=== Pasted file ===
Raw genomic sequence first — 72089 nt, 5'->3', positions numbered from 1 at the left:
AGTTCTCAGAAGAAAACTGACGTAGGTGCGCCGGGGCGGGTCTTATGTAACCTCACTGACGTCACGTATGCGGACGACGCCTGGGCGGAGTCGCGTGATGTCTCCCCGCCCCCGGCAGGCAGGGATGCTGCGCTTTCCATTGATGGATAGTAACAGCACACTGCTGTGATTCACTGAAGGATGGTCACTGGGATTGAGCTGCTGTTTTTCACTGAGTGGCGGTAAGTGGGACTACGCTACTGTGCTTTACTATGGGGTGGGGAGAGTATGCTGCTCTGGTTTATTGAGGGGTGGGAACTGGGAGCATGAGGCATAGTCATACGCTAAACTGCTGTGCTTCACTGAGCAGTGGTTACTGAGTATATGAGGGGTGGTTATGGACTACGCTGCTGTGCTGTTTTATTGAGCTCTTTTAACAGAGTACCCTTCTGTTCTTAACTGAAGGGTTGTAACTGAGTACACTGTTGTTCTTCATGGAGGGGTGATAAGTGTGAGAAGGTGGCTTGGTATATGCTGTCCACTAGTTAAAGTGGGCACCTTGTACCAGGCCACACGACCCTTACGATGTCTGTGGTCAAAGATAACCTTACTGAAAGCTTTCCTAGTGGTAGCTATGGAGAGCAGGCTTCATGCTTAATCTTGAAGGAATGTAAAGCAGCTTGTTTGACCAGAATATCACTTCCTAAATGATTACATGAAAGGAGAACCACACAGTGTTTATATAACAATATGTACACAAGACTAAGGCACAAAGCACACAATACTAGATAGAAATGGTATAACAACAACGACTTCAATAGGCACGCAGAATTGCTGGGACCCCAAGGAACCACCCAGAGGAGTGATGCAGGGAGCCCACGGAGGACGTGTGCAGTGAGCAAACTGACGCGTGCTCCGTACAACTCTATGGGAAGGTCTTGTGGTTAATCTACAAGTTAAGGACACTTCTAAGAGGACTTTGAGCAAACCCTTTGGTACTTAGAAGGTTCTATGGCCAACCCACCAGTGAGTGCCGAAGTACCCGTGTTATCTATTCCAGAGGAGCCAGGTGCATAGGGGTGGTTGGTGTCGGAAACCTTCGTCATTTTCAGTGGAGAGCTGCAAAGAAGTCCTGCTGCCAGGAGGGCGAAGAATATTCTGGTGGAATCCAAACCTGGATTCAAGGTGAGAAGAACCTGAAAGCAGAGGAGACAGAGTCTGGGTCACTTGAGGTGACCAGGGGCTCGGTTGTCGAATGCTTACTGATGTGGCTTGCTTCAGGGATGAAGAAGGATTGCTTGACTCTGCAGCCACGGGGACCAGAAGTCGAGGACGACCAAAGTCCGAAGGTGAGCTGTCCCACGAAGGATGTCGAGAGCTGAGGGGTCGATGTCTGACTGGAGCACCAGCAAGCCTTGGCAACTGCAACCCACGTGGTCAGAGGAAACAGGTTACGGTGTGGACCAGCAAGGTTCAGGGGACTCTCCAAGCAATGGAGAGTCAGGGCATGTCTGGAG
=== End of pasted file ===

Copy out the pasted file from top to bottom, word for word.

Raw genomic sequence first — 72089 nt, 5'->3', positions numbered from 1 at the left:
AGTTCTCAGAAGAAAACTGACGTAGGTGCGCCGGGGCGGGTCTTATGTAACCTCACTGACGTCACGTATGCGGACGACGCCTGGGCGGAGTCGCGTGATGTCTCCCCGCCCCCGGCAGGCAGGGATGCTGCGCTTTCCATTGATGGATAGTAACAGCACACTGCTGTGATTCACTGAAGGATGGTCACTGGGATTGAGCTGCTGTTTTTCACTGAGTGGCGGTAAGTGGGACTACGCTACTGTGCTTTACTATGGGGTGGGGAGAGTATGCTGCTCTGGTTTATTGAGGGGTGGGAACTGGGAGCATGAGGCATAGTCATACGCTAAACTGCTGTGCTTCACTGAGCAGTGGTTACTGAGTATATGAGGGGTGGTTATGGACTACGCTGCTGTGCTGTTTTATTGAGCTCTTTTAACAGAGTACCCTTCTGTTCTTAACTGAAGGGTTGTAACTGAGTACACTGTTGTTCTTCATGGAGGGGTGATAAGTGTGAGAAGGTGGCTTGGTATATGCTGTCCACTAGTTAAAGTGGGCACCTTGTACCAGGCCACACGACCCTTACGATGTCTGTGGTCAAAGATAACCTTACTGAAAGCTTTCCTAGTGGTAGCTATGGAGAGCAGGCTTCATGCTTAATCTTGAAGGAATGTAAAGCAGCTTGTTTGACCAGAATATCACTTCCTAAATGATTACATGAAAGGAGAACCACACAGTGTTTATATAACAATATGTACACAAGACTAAGGCACAAAGCACACAATACTAGATAGAAATGGTATAACAACAACGACTTCAATAGGCACGCAGAATTGCTGGGACCCCAAGGAACCACCCAGAGGAGTGATGCAGGGAGCCCACGGAGGACGTGTGCAGTGAGCAAACTGACGCGTGCTCCGTACAACTCTATGGGAAGGTCTTGTGGTTAATCTACAAGTTAAGGACACTTCTAAGAGGACTTTGAGCAAACCCTTTGGTACTTAGAAGGTTCTATGGCCAACCCACCAGTGAGTGCCGAAGTACCCGTGTTATCTATTCCAGAGGAGCCAGGTGCATAGGGGTGGTTGGTGTCGGAAACCTTCGTCATTTTCAGTGGAGAGCTGCAAAGAAGTCCTGCTGCCAGGAGGGCGAAGAATATTCTGGTGGAATCCAAACCTGGATTCAAGGTGAGAAGAACCTGAAAGCAGAGGAGACAGAGTCTGGGTCACTTGAGGTGACCAGGGGCTCGGTTGTCGAATGCTTACTGATGTGGCTTGCTTCAGGGATGAAGAAGGATTGCTTGACTCTGCAGCCACGGGGACCAGAAGTCGAGGACGACCAAAGTCCGAAGGTGAGCTGTCCCACGAAGGATGTCGAGAGCTGAGGGGTCGATGTCTGACTGGAGCACCAGCAAGCCTTGGCAACTGCAACCCACGTGGTCAGAGGAAACAGGTTACGGTGTGGACCAGCAAGGTTCAGGGGACTCTCCAAGCAATGGAGAGTCAGGGCATGTCTGGAG